ShockWave Medical (NASDAQ: SWAV) has debt but no income; Should we be worried?

David Iben put it well when he said: “Volatility is not a risk we care about. What matters to us is to avoid the permanent loss of capital. ‘ It is only natural to consider a company’s balance sheet when considering how risky it is, as debt is often involved when a business collapses. We note that ShockWave Medical, Inc. (NASDAQ: SWAV) has debt on its balance sheet. But the real question is whether this debt makes the business risky.

When is debt dangerous?

Generally speaking, debt only becomes a real problem when a company cannot repay it easily, either by raising capital or with its own cash flow. In the worst case scenario, a business can go bankrupt if it cannot pay its creditors. However, a more common (but still painful) scenario is that he has to raise new equity at low cost, thereby constantly diluting shareholders. By replacing dilution, however, debt can be a very good tool for companies that need capital to invest in growth at high rates of return. When we think of a business’s use of debt, we first look at cash flow and debt together.

Check out our latest review for ShockWave Medical

What is ShockWave Medical’s debt?

As you can see below, ShockWave Medical was in debt of US $ 17.0 million, as of September 2021, which is roughly the same as the year before. You can click on the graph for more details. But on the other hand, it also has $ 183.0 million in cash, which leads to a net cash position of $ 166.0 million.

NasdaqGS: SWAV History of debt to equity November 22, 2021

A look at the responsibilities of ShockWave Medical

Zooming in on the latest balance sheet data, we can see that ShockWave Medical had a liability of US $ 40.3 million due within 12 months and US $ 38.4 million liability beyond. In return, he had $ 183.0 million in cash and $ 30 million in receivables due within 12 months. So he actually has $ 134.2 million Following liquid assets as total liabilities.

This fact indicates that ShockWave Medical’s balance sheet looks quite strong, as its total liabilities roughly equal its liquid assets. So the $ 7.06 billion company is highly unlikely to be cash-strapped, but it’s still worth keeping an eye on the balance sheet. In short, ShockWave Medical has clean cash flow, so it’s fair to say that it doesn’t have a lot of debt! The balance sheet is clearly the area to focus on when analyzing debt. But ultimately, the company’s future profitability will decide whether ShockWave Medical can strengthen its balance sheet over time. So if you are focused on the future you can check this out free report showing analysts’ earnings forecasts.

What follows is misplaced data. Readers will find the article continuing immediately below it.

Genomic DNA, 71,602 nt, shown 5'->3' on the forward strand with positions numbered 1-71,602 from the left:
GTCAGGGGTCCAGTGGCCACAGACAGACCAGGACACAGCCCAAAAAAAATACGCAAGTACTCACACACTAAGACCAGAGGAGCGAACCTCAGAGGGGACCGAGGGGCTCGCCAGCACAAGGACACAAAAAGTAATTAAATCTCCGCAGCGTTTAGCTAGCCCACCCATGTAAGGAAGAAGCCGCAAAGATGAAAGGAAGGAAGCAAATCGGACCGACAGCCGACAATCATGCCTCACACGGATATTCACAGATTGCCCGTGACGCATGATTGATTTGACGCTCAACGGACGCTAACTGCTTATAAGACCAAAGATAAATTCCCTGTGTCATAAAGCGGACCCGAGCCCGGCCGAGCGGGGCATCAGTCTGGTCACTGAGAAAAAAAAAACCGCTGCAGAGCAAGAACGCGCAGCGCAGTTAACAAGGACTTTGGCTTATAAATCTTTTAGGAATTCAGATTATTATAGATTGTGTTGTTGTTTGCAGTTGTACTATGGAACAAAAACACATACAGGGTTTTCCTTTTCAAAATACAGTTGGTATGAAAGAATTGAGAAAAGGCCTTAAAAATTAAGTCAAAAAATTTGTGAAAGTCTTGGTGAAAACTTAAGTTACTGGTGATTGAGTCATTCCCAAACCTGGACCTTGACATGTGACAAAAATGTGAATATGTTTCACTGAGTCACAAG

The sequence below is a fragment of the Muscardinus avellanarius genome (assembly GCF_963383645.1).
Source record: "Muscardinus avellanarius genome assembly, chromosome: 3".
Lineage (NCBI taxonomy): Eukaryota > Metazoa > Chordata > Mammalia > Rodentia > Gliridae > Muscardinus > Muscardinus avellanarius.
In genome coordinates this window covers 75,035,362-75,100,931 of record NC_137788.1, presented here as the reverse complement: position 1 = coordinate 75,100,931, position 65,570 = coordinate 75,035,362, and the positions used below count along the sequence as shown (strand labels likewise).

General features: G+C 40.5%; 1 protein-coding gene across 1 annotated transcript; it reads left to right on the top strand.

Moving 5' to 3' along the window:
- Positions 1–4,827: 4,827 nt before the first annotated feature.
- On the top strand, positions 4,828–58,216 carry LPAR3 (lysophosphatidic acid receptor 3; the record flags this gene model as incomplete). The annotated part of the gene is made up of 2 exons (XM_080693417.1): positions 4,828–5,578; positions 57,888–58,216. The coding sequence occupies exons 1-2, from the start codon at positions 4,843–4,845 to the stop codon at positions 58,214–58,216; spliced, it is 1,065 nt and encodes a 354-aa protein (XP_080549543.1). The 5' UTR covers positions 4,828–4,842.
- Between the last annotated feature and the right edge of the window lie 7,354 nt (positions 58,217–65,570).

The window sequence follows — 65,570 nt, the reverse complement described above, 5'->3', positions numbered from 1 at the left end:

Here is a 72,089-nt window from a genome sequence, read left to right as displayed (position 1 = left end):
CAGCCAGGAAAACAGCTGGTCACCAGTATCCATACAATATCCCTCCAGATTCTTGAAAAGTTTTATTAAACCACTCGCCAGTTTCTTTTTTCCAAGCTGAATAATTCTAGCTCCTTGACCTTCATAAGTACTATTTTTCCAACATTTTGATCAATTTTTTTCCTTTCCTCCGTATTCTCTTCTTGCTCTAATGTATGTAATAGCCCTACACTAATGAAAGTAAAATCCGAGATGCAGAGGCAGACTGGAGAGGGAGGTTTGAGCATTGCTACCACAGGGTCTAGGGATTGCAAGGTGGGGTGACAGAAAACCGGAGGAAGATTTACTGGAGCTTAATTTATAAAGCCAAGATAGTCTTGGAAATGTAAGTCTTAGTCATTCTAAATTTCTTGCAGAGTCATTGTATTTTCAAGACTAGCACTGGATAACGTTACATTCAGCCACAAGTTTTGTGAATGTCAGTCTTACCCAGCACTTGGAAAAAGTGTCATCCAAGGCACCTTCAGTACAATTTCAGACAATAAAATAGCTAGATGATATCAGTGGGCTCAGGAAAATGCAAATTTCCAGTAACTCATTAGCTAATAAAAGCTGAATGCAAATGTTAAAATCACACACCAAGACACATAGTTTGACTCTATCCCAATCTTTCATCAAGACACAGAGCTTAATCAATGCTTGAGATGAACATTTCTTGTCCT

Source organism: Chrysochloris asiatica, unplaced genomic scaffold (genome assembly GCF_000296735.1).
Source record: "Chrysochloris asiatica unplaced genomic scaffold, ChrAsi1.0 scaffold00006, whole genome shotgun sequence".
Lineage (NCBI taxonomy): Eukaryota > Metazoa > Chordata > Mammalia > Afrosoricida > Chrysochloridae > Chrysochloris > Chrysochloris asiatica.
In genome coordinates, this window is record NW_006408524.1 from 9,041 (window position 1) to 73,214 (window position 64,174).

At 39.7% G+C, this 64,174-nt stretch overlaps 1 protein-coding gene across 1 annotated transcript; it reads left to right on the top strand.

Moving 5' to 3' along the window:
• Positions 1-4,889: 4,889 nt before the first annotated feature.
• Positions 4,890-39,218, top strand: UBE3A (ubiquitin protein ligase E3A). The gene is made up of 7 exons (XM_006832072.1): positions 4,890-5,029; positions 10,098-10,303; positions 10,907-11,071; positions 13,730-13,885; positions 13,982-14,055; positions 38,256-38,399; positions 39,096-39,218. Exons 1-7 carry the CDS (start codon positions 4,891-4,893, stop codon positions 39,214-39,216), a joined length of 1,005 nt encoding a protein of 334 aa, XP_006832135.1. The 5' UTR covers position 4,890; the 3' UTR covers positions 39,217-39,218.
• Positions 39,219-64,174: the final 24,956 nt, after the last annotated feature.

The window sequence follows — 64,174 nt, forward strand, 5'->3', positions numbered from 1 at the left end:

Over 12 months, ShockWave Medical reported revenue of US $ 176 million, a gain of 196%, although it reported no profit before interest and taxes. So there is no doubt that shareholders are encouraging growth

So how risky is ShockWave Medical?

Statistically speaking, businesses that lose money are riskier than those that earn it. And we note that ShockWave Medical has recorded a loss of earnings before interest and taxes (EBIT) over the past year. And during the same period, it recorded negative free cash outflows of US $ 29 million and a book loss of US $ 38 million. However, he has a net cash position of US $ 166.0 million, so he has some time left before he needs more capital. The good news for shareholders is that ShockWave Medical is experiencing tremendous revenue growth, so there is a very good chance that it will be able to increase its free cash flow in the years to come. High growth nonprofits can be risky, but they can also offer great rewards. When analyzing debt levels, the balance sheet is the obvious starting point. But at the end of the day, every business can contain risks that exist off the balance sheet. For example – ShockWave Medical has 2 warning signs we think you should be aware.

If you want to invest in companies that can generate profits without the burden of debt, check out this free list of growing companies that have net cash on the balance sheet.

This Simply Wall St article is general in nature. We provide commentary based on historical data and analyst forecasts using only unbiased methodology and our articles are not intended to be financial advice. It does not constitute a recommendation to buy or sell shares and does not take into account your goals or your financial situation. Our aim is to bring you long-term, targeted analysis based on fundamental data. Note that our analysis may not take into account the latest announcements from price sensitive companies or qualitative documents. Simply Wall St has no position in the mentioned stocks.

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